Depressogenic Attributional Style and Depressive Symptoms in Chinese University Students: The Role of Rumination and Distraction

  • Junyi Wang
  • Xiaoyu Wang
  • Chad M. McWhinnie
  • Jing XiaoEmail author


The objective of the current study was to test the hypothesis that rumination and distraction mediate the relationship between depressogenic attributional style and depressive symptoms. 1017 university students recruited from two universities (90.0% Han and 10.0% ethnic minority) in China, completed questionnaires that measured depressogenic attributional style (Cognitive Style Questionnaire), depressive symptoms (Center for Epidemiologic Studies Depression Scale) and rumination and distraction (Response Styles Questionnaire). Direct effects and the mediation model were evaluated via both linear regression analyses and Sobel tests. The rumination subscale of the RSQ was significantly positively correlated with the CESD and subscales of CSQ. However, the distraction subscale of the RSQ was significantly negatively correlated with the CESD and all subscales of the CSQ, except for the subscale of self. Higher levels of depressogenic attributional styles were associated with higher levels of rumination response style. In contrast, lower levels of CSQ-cause, CSQ-consequences, and CSQ-total were associated with higher levels of distraction response style. Higher levels of rumination response style were associated with higher levels of depressive symptoms. However, higher levels of distraction response style were associated with lower levels of depressive symptoms. The obtained results of Sobel tests confirmed that rumination partly mediated the relationship between depressogenic attributional style and depressive symptoms. The present results suggest that rumination but not distraction may mediate the relationship between depressogenic attributional style and depressive symptoms; additionally, rumination contributes to the negative outcomes of depressive symptoms.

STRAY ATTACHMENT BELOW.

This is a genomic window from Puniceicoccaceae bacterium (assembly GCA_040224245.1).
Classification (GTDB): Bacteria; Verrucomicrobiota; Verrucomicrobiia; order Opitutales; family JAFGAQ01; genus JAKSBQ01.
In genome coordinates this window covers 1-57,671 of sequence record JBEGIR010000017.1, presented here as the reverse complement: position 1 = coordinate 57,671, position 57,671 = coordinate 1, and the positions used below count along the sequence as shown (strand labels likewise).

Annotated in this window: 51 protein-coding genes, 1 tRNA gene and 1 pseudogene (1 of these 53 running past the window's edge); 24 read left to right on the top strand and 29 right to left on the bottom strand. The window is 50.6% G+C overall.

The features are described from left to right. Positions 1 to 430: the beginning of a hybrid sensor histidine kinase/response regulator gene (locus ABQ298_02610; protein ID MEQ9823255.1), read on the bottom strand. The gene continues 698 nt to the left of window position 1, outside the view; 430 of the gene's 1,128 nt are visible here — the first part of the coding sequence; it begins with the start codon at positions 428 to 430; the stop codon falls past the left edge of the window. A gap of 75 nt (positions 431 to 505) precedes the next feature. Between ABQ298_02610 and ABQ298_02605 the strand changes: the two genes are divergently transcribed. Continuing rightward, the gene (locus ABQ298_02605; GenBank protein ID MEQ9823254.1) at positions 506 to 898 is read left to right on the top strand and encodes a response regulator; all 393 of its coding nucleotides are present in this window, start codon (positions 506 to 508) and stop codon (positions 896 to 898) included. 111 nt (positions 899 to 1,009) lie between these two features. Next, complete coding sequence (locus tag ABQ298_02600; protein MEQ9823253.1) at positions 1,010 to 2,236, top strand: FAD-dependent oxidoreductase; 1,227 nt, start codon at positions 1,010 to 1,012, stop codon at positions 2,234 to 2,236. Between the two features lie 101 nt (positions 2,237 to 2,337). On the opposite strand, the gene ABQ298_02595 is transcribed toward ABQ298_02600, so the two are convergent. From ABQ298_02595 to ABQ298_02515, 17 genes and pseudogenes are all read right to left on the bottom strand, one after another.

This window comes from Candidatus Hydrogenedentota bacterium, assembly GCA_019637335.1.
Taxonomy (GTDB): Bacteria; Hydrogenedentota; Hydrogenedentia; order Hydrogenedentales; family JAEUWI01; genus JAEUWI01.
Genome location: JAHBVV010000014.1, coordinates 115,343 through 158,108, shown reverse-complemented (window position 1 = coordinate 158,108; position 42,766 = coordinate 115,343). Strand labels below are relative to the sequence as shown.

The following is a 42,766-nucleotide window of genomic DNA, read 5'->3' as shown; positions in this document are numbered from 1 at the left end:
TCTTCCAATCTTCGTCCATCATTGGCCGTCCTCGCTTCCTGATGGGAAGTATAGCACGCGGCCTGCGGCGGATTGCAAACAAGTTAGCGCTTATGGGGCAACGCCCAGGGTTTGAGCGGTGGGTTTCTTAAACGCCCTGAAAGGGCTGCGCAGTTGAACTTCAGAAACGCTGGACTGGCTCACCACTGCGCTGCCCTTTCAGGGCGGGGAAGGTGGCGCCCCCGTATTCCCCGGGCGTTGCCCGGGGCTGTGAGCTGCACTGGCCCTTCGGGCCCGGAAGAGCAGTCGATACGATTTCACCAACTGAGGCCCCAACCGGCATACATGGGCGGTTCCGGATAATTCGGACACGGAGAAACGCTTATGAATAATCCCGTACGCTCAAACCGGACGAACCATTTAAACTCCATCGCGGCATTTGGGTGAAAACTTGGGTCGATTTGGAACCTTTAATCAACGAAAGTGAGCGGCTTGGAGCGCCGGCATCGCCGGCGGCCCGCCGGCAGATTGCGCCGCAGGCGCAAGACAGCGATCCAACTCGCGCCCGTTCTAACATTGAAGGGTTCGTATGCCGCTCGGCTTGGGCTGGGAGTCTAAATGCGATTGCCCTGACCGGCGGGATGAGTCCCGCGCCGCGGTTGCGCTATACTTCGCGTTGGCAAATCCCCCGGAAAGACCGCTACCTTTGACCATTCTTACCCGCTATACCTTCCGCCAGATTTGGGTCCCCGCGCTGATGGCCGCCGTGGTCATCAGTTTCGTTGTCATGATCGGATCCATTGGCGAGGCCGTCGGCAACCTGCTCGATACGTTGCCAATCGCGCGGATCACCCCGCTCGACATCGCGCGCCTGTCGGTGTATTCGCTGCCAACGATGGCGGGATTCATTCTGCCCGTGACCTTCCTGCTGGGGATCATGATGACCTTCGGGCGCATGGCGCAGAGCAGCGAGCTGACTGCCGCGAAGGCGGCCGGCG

Rumination Distraction Attributional style Depressive symptoms Mediation 



This study was supported by Beijing Key Laboratory of Learning and Cognition, and MOE (Ministry of Education in China) project of Humanities and Social Sciences (Project No. 16YJA190008) awarded to Prof. Jing Xiao, the National Natural Science Foundation of China (Grant No. 31771223) awarded to Prof. Jing Xiao, and the Beijing Municipal Commission of Education (TJSH20161002801) awarded to Jin Luo.

Compliance with Ethical Standards

Conflict of interest

The authors declare that they have no competing interest.

Ethical Approval

All procedures performed in studies involving human participants were in accordance with the ethical standards of the institutional and/or national research committee and with the 1964 Helsinki declaration and its later amendments or comparable ethical standards.

Informed Consent

Informed consent was obtained from all individual participants included in the study.


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Copyright information

© Springer Science+Business Media, LLC, part of Springer Nature 2018

Authors and Affiliations

  • Junyi Wang
    • 1
  • Xiaoyu Wang
    • 1
  • Chad M. McWhinnie
    • 2
  • Jing Xiao
    • 1
    Email author
  1. 1.Beijing Key Laboratory of Learning and Cognition and Department of PsychologyCapital Normal UniversityBeijingChina
  2. 2.Harvard Medical SchoolBostonUSA

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